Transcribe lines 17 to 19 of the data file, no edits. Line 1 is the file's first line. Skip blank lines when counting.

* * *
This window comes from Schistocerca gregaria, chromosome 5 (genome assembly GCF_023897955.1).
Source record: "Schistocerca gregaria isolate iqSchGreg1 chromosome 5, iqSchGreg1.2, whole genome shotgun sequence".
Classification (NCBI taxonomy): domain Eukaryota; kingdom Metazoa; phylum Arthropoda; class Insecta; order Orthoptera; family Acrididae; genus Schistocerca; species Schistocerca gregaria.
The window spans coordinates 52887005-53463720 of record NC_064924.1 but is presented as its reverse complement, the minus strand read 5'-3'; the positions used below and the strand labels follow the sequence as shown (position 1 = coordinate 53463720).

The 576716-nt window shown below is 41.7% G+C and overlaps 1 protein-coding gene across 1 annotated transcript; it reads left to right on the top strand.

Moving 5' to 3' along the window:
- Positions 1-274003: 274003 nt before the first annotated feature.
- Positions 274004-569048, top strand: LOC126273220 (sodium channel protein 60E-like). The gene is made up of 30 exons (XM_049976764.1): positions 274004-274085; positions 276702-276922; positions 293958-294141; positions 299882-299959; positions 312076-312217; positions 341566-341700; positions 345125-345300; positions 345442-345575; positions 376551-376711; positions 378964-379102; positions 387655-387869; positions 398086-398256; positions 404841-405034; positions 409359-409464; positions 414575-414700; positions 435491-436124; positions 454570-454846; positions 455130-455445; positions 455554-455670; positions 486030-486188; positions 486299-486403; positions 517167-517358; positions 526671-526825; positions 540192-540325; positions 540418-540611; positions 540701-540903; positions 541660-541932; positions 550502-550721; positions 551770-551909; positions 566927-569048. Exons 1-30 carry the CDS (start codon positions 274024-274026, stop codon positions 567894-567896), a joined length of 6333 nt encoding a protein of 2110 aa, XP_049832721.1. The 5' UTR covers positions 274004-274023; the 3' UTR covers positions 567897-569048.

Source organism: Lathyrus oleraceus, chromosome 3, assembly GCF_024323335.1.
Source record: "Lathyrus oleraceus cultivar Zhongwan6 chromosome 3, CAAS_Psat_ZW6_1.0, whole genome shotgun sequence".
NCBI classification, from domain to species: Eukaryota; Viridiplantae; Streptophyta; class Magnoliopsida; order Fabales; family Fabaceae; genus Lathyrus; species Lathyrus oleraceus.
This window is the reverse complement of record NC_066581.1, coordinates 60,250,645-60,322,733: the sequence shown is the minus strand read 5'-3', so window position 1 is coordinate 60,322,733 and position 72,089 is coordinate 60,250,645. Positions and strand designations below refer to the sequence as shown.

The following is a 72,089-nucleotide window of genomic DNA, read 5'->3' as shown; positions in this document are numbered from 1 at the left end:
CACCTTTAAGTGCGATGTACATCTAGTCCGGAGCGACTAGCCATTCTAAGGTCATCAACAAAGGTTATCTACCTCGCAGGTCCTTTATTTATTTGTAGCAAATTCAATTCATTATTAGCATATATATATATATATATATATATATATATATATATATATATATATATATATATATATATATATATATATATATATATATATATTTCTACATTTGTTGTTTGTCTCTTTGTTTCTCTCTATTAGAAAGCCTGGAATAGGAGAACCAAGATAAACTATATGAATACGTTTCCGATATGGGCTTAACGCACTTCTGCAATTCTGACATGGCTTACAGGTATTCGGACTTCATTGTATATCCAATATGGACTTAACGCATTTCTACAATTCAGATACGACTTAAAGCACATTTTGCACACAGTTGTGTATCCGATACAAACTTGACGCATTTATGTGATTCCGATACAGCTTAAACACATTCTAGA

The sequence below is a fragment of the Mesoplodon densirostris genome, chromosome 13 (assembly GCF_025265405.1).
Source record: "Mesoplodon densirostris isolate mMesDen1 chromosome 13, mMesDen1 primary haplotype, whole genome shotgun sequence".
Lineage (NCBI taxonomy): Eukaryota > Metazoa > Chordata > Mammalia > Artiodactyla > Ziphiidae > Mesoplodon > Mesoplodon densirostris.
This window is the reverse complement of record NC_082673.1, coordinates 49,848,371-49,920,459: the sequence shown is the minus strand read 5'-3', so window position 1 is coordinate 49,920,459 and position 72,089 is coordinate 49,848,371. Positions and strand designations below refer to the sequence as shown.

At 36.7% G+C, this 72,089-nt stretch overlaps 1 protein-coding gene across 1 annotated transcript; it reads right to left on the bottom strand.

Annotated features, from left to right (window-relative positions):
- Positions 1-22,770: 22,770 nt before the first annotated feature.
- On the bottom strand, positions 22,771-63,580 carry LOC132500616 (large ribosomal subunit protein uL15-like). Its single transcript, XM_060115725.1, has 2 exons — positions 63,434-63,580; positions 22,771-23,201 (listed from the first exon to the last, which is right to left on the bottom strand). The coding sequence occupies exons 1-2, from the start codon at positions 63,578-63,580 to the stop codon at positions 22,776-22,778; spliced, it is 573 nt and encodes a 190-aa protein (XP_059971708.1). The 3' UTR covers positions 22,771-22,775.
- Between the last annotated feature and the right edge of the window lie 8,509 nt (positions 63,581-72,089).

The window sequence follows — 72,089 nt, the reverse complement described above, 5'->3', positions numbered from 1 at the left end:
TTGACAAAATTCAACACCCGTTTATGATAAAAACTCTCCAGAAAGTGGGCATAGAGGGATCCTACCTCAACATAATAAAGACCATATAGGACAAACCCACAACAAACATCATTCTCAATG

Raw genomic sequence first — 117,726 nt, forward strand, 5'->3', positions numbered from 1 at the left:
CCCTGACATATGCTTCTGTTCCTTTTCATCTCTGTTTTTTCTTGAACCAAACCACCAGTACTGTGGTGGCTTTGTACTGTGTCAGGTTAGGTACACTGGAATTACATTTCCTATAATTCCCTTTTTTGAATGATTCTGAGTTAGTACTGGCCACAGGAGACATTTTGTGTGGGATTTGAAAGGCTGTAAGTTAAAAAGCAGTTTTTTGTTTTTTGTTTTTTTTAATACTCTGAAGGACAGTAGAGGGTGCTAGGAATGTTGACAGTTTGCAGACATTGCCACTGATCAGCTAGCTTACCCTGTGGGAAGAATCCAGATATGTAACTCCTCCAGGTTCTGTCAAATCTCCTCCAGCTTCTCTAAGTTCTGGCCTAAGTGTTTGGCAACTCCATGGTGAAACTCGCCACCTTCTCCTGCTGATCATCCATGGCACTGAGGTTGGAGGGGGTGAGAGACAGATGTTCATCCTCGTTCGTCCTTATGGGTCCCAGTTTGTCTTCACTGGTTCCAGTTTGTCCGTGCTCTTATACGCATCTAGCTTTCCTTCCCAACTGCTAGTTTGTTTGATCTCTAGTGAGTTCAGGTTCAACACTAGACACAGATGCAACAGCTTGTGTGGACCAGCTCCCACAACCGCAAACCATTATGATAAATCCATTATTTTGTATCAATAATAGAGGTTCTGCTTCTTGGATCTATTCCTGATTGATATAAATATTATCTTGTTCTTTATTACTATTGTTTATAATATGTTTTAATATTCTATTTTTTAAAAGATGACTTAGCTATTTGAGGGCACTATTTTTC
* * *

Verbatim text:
Lineage (NCBI taxonomy): Eukaryota > Metazoa > Chordata > Mammalia > Artiodactyla > Ziphiidae > Mesoplodon > Mesoplodon densirostris.
This window is the reverse complement of record NC_082673.1, coordinates 49,848,371-49,920,459: the sequence shown is the minus strand read 5'-3', so window position 1 is coordinate 49,920,459 and position 72,089 is coordinate 49,848,371. Positions and strand designations below refer to the sequence as shown.

At 36.7% G+C, this 72,089-nt stretch overlaps 1 protein-coding gene across 1 annotated transcript; it reads right to left on the bottom strand.